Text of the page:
The last leg of our trip was straight uphill. Just past the turnoff for the Lake of the Clouds cabin, the trail takes a sharp turn upwards. A series of switchbacks (the only switchbacks of the entire trip!) leads up a cut in the face of the Escarpment. At the top, a wooden bench awaits the hearty few who choose to hike that direction. When we stumbled to the bench, we collapsed in relief -- we had made it!

... Except, we hadn't. Because the trail leads up a cut in the cliff face, it tops out at a low point. There were quite a few more steps left before we reached the top -- actual wooden steps, on a well maintained trail -- but it required just a little more effort than we had expected. We arrived at the real top, next to the Lake of the Clouds overlook, exhausted and somewhat ornery.

OK, actually it was just me who was ornery. The Lake of the Clouds overlook is very built up -- well-paved roads lead to a large parking lot, where wide boardwalks make their way to a walled-in overlook. It is extremely easy to get to one of the most stunning views in the UP. And yet, when we arrived at the top of the trail, near the overlook, there were tourists. I don't mean just people who tour around to see the sights -- I mean tourists who arrive in a 50 foot RV, reluctantly tear themselves away from their satellite TV, and haul out a 5-gallon McDonald's pop while complaining about walking a slight uphill. Having to work so hard (4 days!) to get here made me lose all sympathy for anyone who was unhappy merely because they had to mosey along 300 yards of paved trail to get to the beauty.

I should make it clear that visiting the Porkies is something which everyone should do. Visiting such a rugged and beautiful place is a great experience. Everyone is welcome there -- and the remoteness and solitude is good for the soul. So really, I shouldn't complain. But, I did.

Grumpily, we walked the last few yards to our car. We left our trusty walking sticks leaning against a rock and climbed into the car, groaning at our aching backs. Then we headed straight for the pop machine in the Visitor's center, to share the world's best Cherry Coke. I might be a hypocrite -- but I earned it!

The Cliffs in the Keweenaw, my other favorite hiking location.

I drove the 1.5 hours to Houghton, while Sarah napped in the passenger's seat. We stayed in our favorite little town for two days. Sarah helped a friend with wedding preparations, while I -- of course -- went hiking.

In total, the trip was wonderful. For all of the complaining I've done in these blog posts -- mud, mosquitoes, hills, and tourists -- I wouldn't trade the experience for anything. Staying in the Big Carp 6 bunk right on Lake Superior was one of the highlights of my backpacking life so far. The solitude, silence, and remoteness scratch an itch for me like nothing else. I would do it again in a heartbeat -- and hopefully next year, I will! [Spoiler: We did.]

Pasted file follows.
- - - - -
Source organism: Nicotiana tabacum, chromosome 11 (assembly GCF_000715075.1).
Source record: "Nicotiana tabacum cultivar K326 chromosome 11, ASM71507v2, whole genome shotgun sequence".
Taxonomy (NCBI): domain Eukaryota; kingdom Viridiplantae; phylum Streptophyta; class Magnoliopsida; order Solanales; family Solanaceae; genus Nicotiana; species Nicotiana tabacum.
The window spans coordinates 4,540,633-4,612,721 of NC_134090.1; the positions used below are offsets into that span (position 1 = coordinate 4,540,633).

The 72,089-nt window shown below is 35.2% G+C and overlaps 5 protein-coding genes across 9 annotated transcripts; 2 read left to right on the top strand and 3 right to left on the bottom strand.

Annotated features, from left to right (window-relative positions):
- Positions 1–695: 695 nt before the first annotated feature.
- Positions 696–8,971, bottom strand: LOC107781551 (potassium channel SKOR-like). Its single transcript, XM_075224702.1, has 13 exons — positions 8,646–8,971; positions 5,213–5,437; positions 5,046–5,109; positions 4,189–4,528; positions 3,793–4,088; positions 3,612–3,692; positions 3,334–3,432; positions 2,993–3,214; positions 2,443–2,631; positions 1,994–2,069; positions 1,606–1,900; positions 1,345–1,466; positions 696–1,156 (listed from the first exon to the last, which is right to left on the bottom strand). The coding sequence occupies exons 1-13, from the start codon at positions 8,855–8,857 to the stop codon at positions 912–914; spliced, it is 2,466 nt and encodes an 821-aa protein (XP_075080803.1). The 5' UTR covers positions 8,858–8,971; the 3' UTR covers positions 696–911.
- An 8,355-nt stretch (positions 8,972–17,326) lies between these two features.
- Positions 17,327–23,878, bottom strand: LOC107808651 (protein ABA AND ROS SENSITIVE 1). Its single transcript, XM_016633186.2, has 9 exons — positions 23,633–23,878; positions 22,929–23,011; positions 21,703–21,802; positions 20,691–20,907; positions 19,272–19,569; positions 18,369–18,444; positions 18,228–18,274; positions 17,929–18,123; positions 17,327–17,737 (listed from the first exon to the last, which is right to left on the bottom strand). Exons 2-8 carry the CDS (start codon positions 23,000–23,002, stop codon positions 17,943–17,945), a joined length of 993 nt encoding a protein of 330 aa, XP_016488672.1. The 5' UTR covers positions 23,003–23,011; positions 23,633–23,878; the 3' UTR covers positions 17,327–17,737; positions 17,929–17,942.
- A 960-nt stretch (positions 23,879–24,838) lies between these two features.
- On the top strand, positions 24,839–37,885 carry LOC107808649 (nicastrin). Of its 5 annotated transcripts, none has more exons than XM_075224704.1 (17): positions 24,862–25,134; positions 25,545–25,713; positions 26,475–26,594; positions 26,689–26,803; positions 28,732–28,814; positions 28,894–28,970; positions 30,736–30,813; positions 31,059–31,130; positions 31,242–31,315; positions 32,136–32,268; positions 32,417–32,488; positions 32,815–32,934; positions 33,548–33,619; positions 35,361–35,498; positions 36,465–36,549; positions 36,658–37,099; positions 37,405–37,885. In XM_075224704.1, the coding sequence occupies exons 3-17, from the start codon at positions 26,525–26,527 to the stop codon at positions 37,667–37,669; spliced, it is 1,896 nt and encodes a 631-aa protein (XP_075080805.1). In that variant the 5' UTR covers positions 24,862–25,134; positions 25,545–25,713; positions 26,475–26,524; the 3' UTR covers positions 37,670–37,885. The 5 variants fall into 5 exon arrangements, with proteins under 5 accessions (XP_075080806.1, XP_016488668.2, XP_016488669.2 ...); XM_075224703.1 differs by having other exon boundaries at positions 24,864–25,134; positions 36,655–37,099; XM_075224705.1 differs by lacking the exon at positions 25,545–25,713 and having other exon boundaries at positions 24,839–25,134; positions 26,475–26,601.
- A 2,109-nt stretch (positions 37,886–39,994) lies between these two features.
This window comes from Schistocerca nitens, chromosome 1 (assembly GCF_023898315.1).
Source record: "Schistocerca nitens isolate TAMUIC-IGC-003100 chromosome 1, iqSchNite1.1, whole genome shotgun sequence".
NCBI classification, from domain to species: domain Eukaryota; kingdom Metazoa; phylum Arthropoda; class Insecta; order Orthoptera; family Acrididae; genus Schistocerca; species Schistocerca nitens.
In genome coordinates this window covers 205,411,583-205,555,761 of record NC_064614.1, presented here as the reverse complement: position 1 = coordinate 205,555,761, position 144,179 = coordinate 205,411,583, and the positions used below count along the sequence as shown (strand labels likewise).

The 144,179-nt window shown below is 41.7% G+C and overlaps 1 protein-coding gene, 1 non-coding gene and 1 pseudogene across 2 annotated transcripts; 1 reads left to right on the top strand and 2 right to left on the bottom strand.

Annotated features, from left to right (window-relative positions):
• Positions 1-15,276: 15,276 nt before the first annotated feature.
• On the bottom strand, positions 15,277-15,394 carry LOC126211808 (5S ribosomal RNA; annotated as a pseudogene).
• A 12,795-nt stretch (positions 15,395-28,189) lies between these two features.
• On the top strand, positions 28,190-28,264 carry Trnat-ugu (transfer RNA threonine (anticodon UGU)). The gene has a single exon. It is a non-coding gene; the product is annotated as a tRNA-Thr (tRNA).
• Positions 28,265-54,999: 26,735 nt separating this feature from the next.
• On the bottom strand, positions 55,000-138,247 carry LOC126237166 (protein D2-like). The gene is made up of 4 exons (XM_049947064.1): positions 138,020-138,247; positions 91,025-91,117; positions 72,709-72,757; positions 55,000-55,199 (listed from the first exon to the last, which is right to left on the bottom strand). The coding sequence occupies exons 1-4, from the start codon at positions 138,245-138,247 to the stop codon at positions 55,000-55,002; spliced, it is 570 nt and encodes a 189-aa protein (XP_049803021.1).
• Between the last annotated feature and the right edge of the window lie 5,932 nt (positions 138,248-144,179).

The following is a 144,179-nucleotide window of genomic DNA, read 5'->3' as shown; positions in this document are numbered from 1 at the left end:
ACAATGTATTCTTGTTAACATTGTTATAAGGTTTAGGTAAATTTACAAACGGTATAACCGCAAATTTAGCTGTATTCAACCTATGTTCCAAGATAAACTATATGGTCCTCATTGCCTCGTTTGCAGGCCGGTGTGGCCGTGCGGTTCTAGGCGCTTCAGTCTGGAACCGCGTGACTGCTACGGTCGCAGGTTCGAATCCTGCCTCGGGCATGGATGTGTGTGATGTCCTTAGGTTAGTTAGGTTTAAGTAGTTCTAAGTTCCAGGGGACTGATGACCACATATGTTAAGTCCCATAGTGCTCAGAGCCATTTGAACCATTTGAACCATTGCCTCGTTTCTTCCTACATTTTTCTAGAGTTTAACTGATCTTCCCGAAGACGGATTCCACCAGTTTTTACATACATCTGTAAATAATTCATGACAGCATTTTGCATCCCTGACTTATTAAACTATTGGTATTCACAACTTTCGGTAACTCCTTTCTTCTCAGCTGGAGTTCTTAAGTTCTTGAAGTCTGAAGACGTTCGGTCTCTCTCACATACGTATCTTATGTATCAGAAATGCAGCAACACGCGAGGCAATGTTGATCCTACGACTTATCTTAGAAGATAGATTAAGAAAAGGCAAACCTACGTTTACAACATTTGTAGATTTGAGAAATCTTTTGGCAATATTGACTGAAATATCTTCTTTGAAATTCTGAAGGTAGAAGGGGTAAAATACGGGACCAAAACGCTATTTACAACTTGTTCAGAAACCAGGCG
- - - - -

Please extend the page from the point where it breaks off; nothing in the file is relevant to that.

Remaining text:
See you next time!

Final summary:

Miles hiked: 3.75
Grand total miles: 21.0

Some other interesting trip statistics:

Elevation change (lowest to highest): 1065ft
Total elevation increase (adding up all the uphills): 2314ft
Total time: 3 days, 19.5 hours
Number of large non-human mammals seen: 1 (of the creepy-ass variety)

Friday, August 8, 2014

Porcupine Mountains 2014, Day 3: Big Carp to Mirror Lake

There are links at the top and bottom of this post leading to other days of this trip, or check out this list all of my backpacking trips.

Last time: Buckshot to Big Carp, via the swamp.

Driftwood on the Big Carp beach

Day 3 started beautifully. We ate our early morning breakfast of tea and freeze-dried scramble wraps on the sunny beach, wearing fleeces to keep off the cool lake breeze. I spent an inordinate amount of time photographing neat driftwood as we took one last walk along the shore. It was hard to leave.

We were stiff and achey from yesterday's travails, but quickly worked it off as we hiked away from the lakeshore. Back up the steep hillside, we returned to the junction of the Lake Superior and Big Carp River trails, and this time turned south on the Big Carp branch. As we would note many times today, Porkies trails don't have switchbacks. To cross even the biggest hills, they go straight up and then straight down.

Our plan was to follow Big Carp until its junction with the Correction Line Trail, which would take us east to Mirror Lake and our final cabin. What we had not considered was that this required going from Lake Superior (the lowest point in the park) to Mirror Lake (one of the highest inland lakes in Michigan). Today would be uphill the whole way. As the Last Porcupine Mountains Companion said about our selected route, "...these are some of the most difficult trails in the park."

The Big Carp River trail follows the river closely for its first few miles. But the trail doesn't actually run along the river bank -- the river sits in a deep gorge, while the trail generally rides high above it in a beautiful old-growth hemlock forest. The trail does occasionally come down to river level, letting you view some of the nearly unending series of waterfalls along this ridiculously picturesque river. We saw several waterfalls from high above, including the biggest, Shining Cloud Falls. The views were too distant and too obstructed to take a good photo, so I left my heavy camera in my pack and just enjoyed the view in person. That set the tone for the day -- I ended up taking very few photos, as you will (not) see in this post.